Why Is Perjury a Crime?

The justice system relies on truthful testimony in both criminal and civil cases. That includes verbal as well as written information provided by witnesses and others involved in a legal matter. Witnesses who testify in trials and depositions swear to tell the truth before they are questioned. When people complete and/or sign various types of legal documents, including their tax returns, they stipulate that the information they're providing is accurate to the best of their knowledge.

What keeps this system working are the potential legal consequences for committing perjury. That involves knowingly stating something under oath or in a sworn affidavit that is misleading or false. The consequences for perjuring yourself can be severe.

To prove perjury, prosecutors must have evidence that contradicts the sworn statement(s). They must also prove that a person intentionally provided false information. If you are testifying in a robbery case where you were a witness, for example, and you unintentionally get some of the details wrong, that's not perjury. If, however, you give a false description of a perpetrator to get someone else off the hook, that's perjury.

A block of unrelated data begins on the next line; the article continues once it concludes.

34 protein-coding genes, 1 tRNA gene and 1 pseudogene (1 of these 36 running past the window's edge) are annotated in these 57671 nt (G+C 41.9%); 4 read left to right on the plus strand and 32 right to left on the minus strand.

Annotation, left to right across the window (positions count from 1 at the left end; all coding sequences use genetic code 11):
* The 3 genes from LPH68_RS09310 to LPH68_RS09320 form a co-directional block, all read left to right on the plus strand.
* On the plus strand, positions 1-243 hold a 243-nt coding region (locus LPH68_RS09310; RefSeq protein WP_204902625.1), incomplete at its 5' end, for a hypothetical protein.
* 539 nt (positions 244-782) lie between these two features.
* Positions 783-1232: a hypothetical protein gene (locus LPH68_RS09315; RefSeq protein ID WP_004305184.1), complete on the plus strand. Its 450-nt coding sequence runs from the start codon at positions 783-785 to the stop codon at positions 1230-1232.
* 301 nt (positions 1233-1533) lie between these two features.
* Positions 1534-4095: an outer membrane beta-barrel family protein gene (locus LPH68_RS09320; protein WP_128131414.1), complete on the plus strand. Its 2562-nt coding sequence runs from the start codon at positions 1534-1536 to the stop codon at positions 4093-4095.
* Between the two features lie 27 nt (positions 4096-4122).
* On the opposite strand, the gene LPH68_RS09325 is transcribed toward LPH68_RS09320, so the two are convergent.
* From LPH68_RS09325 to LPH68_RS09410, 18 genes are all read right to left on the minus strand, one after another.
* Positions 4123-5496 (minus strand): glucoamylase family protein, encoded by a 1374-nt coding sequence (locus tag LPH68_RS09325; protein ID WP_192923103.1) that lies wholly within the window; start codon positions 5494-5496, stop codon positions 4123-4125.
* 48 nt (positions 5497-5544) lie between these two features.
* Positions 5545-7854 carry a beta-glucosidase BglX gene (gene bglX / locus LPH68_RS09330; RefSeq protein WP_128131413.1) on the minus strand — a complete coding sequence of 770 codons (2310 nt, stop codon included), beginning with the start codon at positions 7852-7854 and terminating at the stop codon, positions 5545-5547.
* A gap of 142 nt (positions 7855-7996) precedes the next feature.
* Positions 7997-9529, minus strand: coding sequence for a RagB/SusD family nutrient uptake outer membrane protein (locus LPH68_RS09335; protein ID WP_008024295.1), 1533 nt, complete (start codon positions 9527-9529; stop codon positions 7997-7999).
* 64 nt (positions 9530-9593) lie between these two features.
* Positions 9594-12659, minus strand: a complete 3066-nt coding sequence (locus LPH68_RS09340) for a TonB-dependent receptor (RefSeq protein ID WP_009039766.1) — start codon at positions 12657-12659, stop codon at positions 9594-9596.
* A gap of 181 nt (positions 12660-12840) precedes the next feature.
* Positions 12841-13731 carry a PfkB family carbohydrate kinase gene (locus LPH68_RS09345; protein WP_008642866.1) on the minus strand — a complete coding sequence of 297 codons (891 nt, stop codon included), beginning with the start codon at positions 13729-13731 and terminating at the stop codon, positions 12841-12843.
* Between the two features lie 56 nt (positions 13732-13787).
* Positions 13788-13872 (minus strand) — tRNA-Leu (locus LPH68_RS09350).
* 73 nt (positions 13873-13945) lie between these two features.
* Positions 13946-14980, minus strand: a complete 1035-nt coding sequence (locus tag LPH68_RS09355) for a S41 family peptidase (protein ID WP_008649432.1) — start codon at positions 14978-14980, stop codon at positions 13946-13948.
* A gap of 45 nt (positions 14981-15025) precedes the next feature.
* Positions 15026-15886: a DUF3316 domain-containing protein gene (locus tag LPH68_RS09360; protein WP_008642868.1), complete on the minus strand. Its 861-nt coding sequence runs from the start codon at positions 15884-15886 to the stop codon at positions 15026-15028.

People who are accused of perjury can face state as well as federal charges. They may be required to pay fines or even spend time in prison. Some people, for example, law enforcement officers, can lose their jobs if they're convicted of perjury.

If you or a loved one is facing perjury charges, it's essential to seek legal guidance so that you can present your case and seek to mitigate the negative consequences. Experienced Maryland criminal defense attorneys can help.

Source: FindLaw, "Perjury," accessed Jan. 23, 2018

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